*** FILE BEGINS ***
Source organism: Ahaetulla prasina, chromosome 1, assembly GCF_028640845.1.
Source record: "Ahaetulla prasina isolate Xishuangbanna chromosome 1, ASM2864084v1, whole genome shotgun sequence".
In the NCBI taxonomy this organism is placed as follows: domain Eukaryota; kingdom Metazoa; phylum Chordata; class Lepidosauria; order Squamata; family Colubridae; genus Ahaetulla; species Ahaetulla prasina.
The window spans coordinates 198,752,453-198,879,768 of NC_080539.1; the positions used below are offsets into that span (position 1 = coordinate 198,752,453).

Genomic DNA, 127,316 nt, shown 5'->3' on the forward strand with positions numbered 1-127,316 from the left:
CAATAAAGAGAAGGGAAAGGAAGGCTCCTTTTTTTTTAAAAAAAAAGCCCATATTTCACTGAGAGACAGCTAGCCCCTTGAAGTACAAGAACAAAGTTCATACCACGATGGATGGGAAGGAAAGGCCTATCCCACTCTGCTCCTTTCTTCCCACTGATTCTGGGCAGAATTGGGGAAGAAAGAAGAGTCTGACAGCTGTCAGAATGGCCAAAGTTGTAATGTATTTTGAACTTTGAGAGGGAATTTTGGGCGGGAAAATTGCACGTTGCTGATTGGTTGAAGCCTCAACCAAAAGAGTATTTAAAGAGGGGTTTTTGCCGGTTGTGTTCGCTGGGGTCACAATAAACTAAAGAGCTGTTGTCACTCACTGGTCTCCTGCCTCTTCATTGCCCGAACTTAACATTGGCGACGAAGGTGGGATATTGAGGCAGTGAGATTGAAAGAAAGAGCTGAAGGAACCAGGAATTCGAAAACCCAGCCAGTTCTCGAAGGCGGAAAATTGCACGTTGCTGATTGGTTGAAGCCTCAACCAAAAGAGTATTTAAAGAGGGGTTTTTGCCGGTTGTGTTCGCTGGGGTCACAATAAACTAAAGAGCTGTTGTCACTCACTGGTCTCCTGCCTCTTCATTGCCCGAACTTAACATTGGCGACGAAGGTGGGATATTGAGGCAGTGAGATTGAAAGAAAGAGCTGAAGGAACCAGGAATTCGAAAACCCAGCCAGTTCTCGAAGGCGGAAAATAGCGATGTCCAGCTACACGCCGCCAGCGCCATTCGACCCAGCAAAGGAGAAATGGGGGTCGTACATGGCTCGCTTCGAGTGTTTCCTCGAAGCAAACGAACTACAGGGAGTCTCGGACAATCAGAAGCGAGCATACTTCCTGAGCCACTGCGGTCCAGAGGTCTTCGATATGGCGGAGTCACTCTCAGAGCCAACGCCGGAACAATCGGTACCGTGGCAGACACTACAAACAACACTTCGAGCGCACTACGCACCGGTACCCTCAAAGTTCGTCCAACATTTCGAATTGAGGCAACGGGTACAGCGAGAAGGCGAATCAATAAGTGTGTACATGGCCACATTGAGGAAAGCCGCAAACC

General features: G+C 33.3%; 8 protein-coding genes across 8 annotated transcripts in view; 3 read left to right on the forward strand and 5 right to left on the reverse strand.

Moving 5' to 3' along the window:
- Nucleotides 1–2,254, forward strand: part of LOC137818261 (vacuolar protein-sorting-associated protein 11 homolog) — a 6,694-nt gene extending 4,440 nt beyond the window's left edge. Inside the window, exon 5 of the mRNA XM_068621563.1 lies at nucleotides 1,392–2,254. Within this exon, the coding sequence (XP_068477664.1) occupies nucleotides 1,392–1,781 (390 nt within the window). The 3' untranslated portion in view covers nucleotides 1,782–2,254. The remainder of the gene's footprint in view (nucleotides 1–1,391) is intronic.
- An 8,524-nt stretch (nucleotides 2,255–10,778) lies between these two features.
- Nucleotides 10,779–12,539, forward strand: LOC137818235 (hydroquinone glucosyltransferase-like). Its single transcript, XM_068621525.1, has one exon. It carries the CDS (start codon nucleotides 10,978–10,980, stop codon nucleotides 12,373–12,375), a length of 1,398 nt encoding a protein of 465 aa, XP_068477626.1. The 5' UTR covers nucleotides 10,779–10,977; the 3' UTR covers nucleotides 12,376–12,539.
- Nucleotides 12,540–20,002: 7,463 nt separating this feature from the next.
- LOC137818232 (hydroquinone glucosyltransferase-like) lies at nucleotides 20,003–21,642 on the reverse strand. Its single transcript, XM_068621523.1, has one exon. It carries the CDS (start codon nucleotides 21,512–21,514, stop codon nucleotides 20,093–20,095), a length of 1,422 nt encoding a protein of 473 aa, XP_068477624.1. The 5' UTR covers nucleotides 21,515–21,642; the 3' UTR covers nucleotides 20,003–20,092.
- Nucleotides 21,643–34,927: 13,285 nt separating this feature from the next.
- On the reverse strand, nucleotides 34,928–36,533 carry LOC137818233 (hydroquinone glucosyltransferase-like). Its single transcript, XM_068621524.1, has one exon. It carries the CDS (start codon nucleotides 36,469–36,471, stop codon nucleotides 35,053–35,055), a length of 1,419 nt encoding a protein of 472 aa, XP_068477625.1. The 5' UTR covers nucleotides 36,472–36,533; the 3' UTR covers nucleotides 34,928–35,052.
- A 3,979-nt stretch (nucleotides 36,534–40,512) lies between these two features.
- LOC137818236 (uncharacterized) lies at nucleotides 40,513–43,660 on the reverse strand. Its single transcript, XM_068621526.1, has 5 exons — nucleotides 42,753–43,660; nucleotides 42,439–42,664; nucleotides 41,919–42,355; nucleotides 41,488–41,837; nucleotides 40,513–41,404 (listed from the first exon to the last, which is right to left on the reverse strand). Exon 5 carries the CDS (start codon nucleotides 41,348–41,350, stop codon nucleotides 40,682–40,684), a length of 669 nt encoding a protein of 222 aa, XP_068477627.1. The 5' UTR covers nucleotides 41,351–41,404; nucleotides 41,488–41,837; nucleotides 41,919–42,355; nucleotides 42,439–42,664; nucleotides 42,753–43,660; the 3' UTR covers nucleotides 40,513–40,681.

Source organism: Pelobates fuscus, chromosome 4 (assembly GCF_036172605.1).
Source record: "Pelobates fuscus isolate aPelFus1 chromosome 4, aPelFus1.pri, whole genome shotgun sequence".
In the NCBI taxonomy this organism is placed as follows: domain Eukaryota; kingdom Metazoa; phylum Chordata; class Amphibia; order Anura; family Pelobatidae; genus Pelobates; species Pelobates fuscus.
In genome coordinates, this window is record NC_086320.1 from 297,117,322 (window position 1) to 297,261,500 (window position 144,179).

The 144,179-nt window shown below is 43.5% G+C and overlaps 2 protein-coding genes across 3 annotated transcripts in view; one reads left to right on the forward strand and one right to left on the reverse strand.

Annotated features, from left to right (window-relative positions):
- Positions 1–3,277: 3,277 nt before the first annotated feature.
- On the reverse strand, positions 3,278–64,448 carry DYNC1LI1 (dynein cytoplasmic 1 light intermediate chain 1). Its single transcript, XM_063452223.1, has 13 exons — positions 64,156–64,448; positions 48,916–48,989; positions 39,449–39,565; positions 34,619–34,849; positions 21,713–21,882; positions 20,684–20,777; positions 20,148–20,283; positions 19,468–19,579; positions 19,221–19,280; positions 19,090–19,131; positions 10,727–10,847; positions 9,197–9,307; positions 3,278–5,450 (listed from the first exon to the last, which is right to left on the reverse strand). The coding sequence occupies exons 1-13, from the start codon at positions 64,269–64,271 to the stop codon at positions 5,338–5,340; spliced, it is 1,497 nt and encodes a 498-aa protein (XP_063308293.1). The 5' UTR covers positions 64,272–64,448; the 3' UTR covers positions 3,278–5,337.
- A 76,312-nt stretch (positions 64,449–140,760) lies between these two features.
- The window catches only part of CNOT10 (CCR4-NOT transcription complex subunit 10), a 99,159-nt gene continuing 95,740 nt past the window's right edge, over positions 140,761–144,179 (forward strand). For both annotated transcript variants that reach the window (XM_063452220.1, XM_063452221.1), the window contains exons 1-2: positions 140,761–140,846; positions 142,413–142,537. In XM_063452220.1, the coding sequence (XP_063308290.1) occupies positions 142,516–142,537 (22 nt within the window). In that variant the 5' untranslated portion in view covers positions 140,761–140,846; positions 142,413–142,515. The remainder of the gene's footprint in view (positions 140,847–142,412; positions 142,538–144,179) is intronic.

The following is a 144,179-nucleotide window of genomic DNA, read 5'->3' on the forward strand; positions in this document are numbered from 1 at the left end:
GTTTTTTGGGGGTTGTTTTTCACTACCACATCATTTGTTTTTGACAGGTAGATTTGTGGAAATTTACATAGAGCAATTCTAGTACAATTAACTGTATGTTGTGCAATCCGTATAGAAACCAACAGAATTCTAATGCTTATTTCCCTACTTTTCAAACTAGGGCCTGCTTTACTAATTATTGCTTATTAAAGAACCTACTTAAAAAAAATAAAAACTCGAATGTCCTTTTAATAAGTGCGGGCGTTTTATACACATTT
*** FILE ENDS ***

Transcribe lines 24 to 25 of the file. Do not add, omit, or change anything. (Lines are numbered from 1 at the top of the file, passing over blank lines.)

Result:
- Positions 1–3,277: 3,277 nt before the first annotated feature.
- On the reverse strand, positions 3,278–64,448 carry DYNC1LI1 (dynein cytoplasmic 1 light intermediate chain 1). Its single transcript, XM_063452223.1, has 13 exons — positions 64,156–64,448; positions 48,916–48,989; positions 39,449–39,565; positions 34,619–34,849; positions 21,713–21,882; positions 20,684–20,777; positions 20,148–20,283; positions 19,468–19,579; positions 19,221–19,280; positions 19,090–19,131; positions 10,727–10,847; positions 9,197–9,307; positions 3,278–5,450 (listed from the first exon to the last, which is right to left on the reverse strand). The coding sequence occupies exons 1-13, from the start codon at positions 64,269–64,271 to the stop codon at positions 5,338–5,340; spliced, it is 1,497 nt and encodes a 498-aa protein (XP_063308293.1). The 5' UTR covers positions 64,272–64,448; the 3' UTR covers positions 3,278–5,337.